A Woman in Few Words: The Fascinating and Admirable Character of Nerdanel

By Dawn Felagund

As the wife of Fëanor in The Silmarillion, Nerdanel receives a bare three mentions in the text, with little about her in the published Silmarillion that does not concern itself with him. Yet Nerdanel remains on of the most popular characters in Silmarillion fan fiction, appearing in stories as the central character, a woman of strength and wisdom who is much more than her canonical role as Fëanor's wife and the mother of his seven sons. Why is this? A closer examination of the Silmarillion-based texts both within and without the final published material reveal an admirable, intriguing character who has more than earned the attention paid to her by fans.

Canonically, she serves chiefly as the wife of Fëanor. The oft-cited Encyclopedia of Arda contains a single sentence about her (10), and to one unfamiliar with J.R.R. Tolkien's more obscure works, that seems a fair assessment. In discussing her marriage, while it is said that Fëanor was young when they married (1), Nerdanel's relative age at that time is unknown. The pair is said to have met while wandering to the far reaches of Aman, where after, they were companions in their travels. It is further implied that Fëanor loved her for her strength, free thought, and hunger for knowledge versus beauty (2).

Many fan fiction authors make the assumption that Nerdanel and Fëanor had a close, passionate marriage. While nothing in the canon directly supports this notion, it is stated that she was the only one from whom he took counsel--implying that her judgment was given special regard by him--and the couple had seven sons (1), the most of any couple in the recorded history of the Eldar (2, 3). When Fëanor was exiled for his threats against Fingolfin in Tirion, Nerdanel was grieved by her husband's deeds, and they became estranged (1).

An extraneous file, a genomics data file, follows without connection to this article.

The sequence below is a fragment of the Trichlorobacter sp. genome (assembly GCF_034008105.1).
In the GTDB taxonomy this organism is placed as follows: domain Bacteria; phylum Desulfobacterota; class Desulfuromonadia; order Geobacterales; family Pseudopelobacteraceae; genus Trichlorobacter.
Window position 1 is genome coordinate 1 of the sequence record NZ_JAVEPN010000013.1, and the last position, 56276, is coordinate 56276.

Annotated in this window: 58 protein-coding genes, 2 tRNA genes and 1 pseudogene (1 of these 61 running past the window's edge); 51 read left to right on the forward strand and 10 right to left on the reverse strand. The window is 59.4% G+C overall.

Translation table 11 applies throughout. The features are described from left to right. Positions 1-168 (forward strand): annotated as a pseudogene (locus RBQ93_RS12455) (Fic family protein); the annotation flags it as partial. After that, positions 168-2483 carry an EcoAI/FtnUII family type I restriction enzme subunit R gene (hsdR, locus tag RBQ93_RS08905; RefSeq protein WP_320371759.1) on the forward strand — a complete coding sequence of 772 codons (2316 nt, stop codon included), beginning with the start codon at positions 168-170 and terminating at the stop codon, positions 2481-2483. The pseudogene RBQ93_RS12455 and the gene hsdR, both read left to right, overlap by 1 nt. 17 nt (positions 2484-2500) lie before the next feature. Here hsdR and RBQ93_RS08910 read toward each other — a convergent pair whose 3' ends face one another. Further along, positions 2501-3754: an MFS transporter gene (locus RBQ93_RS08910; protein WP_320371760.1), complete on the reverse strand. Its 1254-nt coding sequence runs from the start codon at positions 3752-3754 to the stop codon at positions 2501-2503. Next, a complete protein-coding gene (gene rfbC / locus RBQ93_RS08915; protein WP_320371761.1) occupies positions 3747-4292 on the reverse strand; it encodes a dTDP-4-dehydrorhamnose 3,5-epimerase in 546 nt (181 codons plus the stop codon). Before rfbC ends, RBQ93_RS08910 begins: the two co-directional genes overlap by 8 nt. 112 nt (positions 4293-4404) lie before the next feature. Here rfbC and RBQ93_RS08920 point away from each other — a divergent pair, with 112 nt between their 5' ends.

A rather intriguing early version of these events survives where Nerdanel--against Fëanor's wishes--goes to live with Indis following the couple's estrangement (4). This fact, however, did not survive into the published Silmarillion, and a second version exists in "The Shibboleth of Fëanor" where Nerdanel returns to her father's house upon Fëanor's exile (6).

No discussion of Nerdanel is complete without mentioning her rather extraordinary role as the mother of seven sons. In fact--while concrete evidence as to the meaning of the name Nerdanel is lacking--a common and popular hypothesis is that Nerdanel means "man maker" (7). Furthermore, Nerdanel is said to have influenced her children both in terms of their appearances (6) and their temperaments (1), though the latter clearly was not to a degree sufficient to save even one of them from following their father to their respective awful fates.

Outside of her husband Fëanor and their seven sons, the only further detail about Nerdanel's family is her father Mahtan, said to be a smith who worked in stone and metal (1) and who was especially loyal to Aulë (2, 5, 6). In fact, much that exists in auxiliary canon sources as well as "fanon" (trends common--and accepted--in fan-based works) derives from her father Mahtan's character.

In notes found in The Peoples of Middle-earth in The History of Middle-earth series, two key facts about Mahtan are made plain and seem to have influenced J.R.R. Tolkien's development of Nerdanel's character as well as fan fiction authors' perception of her. The former is Mahtan's skill with metal and stone and his loyalty to Aulë: These do exist to a limited degree in the published Silmarillion (1, 5). However, in early drafts of The Silmarillion, Nerdanel explicitly shares these traits with her father. She is said to have quested for new knowledge and to have learned from her father how to work in metal and stone, crafts that were atypical for women among the Eldar. Her talents in these arts were not only extraordinary but also innovative:

She made images, some of the Valar in their forms visible, and many others of men and women of the Eldar, and these were so like that their friends, if they knew not her art, would speak to them; but many things she wrought also of her own thought in shapes strong and strange but beautiful. (2)